But Rome is famous now for something way bigger than fog and heroin and unemployment, and that big thing is my uncle, Caleb Sloat. The WELCOME TO ROME sign when you drive into town got replaced last year with a new sign that says WELCOME TO ROME—YOU CAN’T GO HOME AGAIN, which is the title of the song that catapulted Rainy Day Knife Fight (my uncle’s band) into fame three years ago. If you ask me, it was a kind of hasty decision for Rome to make a whole new sign to commemorate a hometown hero, especially one who’s only been famous for three years and isn’t even dead yet, but I guess they were desperate for a hometown hero. The funny/tragic/ironic thing is that “You Can’t Go Home Again” is basically a song about how much Caleb hated growing up in Rome, which is what most of his songs are about and pretty much all he ever talks about in interviews, and if you think about it, the sentiment that “you can’t go home again” is maybe not the most welcoming thought to have on a town’s welcome sign.

So that’s what Rome, Washington, is famous for—my uncle Caleb, who I haven’t seen in five years, back when I was twelve and he was a twenty-two-year-old starving musician busing tables at Red Robin in Seattle and sharing a one-bedroom apartment with his bandmates. He came back to Rome for a couple of holidays but left both times screaming out the window of his junk car as he drove away, while Grandma stood at the front door screaming back, and I just sat in the house watching TV with the volume turned way up. Then Caleb got famous and stopped coming at all.

I feel weird even thinking about Caleb as my uncle these days. Sometimes I wonder if my real memories have been replaced by things I’ve seen on TV and online, and most of the things I think I know about him are based on stories he’s told in interviews, which Grandma says are all lies. Then, of course, there’s all the celebrity gossip about how he’s a junkie and hasn’t written a new song in two years, which I don’t want to be true but I think probably is.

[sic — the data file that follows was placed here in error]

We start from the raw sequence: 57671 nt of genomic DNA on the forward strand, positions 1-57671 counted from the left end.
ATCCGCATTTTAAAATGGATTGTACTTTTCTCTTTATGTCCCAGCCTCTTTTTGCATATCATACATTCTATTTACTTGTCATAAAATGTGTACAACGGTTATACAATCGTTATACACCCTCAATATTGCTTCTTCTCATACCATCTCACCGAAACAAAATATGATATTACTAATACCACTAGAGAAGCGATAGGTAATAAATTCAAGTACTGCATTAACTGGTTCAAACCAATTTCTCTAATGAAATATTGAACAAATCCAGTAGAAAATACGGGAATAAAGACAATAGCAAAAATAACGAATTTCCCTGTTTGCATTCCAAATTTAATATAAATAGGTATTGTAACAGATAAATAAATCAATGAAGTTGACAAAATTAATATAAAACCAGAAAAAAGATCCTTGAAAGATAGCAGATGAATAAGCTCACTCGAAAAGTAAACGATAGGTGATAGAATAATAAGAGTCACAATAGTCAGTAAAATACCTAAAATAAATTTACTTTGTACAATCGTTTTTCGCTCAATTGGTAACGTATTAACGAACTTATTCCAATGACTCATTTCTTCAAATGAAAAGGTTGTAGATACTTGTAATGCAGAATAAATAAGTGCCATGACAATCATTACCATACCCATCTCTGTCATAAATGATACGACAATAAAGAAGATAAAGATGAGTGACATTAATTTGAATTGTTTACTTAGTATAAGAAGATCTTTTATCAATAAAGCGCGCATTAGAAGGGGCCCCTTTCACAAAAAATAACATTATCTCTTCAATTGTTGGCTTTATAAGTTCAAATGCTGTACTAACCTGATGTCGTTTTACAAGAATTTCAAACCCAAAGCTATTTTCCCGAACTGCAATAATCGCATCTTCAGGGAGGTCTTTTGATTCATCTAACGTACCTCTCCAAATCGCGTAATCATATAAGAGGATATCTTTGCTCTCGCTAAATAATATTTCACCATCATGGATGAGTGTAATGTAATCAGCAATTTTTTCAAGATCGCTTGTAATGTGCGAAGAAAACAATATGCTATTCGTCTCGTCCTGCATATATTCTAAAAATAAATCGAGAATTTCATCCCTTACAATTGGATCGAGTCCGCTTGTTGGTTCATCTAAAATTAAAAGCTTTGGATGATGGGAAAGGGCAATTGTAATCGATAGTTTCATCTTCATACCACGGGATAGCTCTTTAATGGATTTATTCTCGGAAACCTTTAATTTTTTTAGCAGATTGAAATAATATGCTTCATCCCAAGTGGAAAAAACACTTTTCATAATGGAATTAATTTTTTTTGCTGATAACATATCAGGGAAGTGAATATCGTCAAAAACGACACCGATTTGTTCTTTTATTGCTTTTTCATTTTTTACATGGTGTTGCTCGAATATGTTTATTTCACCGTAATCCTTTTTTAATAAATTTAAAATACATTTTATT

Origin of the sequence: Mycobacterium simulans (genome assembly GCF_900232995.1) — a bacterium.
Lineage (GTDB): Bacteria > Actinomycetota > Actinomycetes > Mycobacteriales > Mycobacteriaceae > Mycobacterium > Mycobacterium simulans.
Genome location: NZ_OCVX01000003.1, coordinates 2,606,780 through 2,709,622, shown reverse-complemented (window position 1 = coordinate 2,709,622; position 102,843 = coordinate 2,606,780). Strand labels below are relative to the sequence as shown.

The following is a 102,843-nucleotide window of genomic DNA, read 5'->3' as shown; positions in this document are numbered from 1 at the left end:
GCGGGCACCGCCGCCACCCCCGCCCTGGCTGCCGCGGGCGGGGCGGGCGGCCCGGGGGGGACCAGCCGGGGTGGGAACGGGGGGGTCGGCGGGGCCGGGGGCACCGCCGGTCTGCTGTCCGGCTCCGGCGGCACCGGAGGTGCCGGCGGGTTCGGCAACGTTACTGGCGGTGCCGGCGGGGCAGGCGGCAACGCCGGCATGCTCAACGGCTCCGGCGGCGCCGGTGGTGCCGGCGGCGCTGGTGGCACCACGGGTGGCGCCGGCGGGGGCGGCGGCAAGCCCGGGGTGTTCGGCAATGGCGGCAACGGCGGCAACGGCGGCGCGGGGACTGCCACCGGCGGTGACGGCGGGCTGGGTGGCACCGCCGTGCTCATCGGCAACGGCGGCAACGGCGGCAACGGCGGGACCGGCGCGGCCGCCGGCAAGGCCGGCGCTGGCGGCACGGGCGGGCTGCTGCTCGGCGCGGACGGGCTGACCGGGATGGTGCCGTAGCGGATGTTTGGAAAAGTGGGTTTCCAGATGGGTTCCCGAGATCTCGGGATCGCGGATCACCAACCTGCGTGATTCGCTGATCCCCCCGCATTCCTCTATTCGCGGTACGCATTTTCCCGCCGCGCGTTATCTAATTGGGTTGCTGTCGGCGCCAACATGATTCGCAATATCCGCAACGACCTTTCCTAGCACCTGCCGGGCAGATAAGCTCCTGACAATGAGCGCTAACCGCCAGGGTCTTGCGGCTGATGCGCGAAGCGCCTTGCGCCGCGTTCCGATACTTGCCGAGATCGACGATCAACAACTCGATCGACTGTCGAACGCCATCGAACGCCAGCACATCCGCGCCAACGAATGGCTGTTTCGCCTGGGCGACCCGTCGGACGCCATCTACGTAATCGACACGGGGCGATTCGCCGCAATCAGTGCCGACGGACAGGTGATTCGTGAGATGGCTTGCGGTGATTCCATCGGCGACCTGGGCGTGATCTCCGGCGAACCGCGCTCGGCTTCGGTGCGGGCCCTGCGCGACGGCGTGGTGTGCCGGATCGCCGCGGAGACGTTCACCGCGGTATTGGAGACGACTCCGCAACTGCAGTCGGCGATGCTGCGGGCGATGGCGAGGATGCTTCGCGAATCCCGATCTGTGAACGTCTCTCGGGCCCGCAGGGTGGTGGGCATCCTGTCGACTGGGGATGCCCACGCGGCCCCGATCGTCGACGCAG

I don’t know who to believe (Grandma and Caleb and celebrity gossip are all notoriously unreliable sources), so I try not to think about it too much. One thing I do know for sure is that old-timers like Grandma can’t stop being nostalgic about a version of Rome none of the young people ever got a chance to live in. Not me. Not Caleb. Not my mom (RIP). None of us saw what it was like when, according to Grandma, our neighborhood was actually nice, back when everyone had good logging jobs. But then all the trees got cut down, and so did the people, and now our street is just one of many full of dilapidated houses with overgrown lawns and faded FOR SALE signs, in a part of town everyone calls “Criminal Fields.”

But it’s my home, so I have to love it. I love how everything is green all year and never dries out. I love how the air is fresh because it’s always getting cleaned out by the ocean. I love how most everyone who lives here has lived here forever, so you always know what people are up to. I love how I can walk everywhere I need to go. I don’t know much, but one thing I’m sure of is that happiness is all a matter of perspective.

So, in my humble opinion, Rome and Carthage have plenty to be happy about. Rome has my uncle, and Carthage has Unicorns vs. Dragons, which, if you ask me, makes the towns about even, but I guess no one’s ever satisfied with what they have, even if what they have is the most famous rock star in the world and/or the most successful teen book and movie series in the world. One thing that really didn’t help the rivalry was when Rome High changed its mascot to the Unicorns right after the first Unicorns vs. Dragons book came out, even though everyone knows the books mostly take place in Carthage. The city of Carthage actually sued the city of Rome for that, but some judge threw it out. Carthage High had to settle for the Dragons being their mascot, which they never quite got over, but when you think about it, aren’t dragons way tougher than unicorns? And isn’t it cooler to breathe fire than ice? But I guess when you think someone stole something from you, it makes you want it even more.

With the school merger, the mascot of the new Fog Harbor High is changing to the Lumberjacks, so now nobody’s happy.

Honestly, I’m feeling pretty relaxed about everything, though Grandma suggested I bring a steak knife to school today “just in case.” One perk of being a loser is that I’m not all that attached to things staying the same. Where else were the Carthage kids supposed to go? Plus, Rome High has plenty of room because the town’s population is about one-third the size it was when the school was built, since everyone who can moves away. I figure this is an opportunity for things to change a little, maybe end the town rivalry once and for all. Grandma says that’s ridiculous, but she is against change in general as a principle, so I’m not putting a whole lot of stock in her opinions on the matter.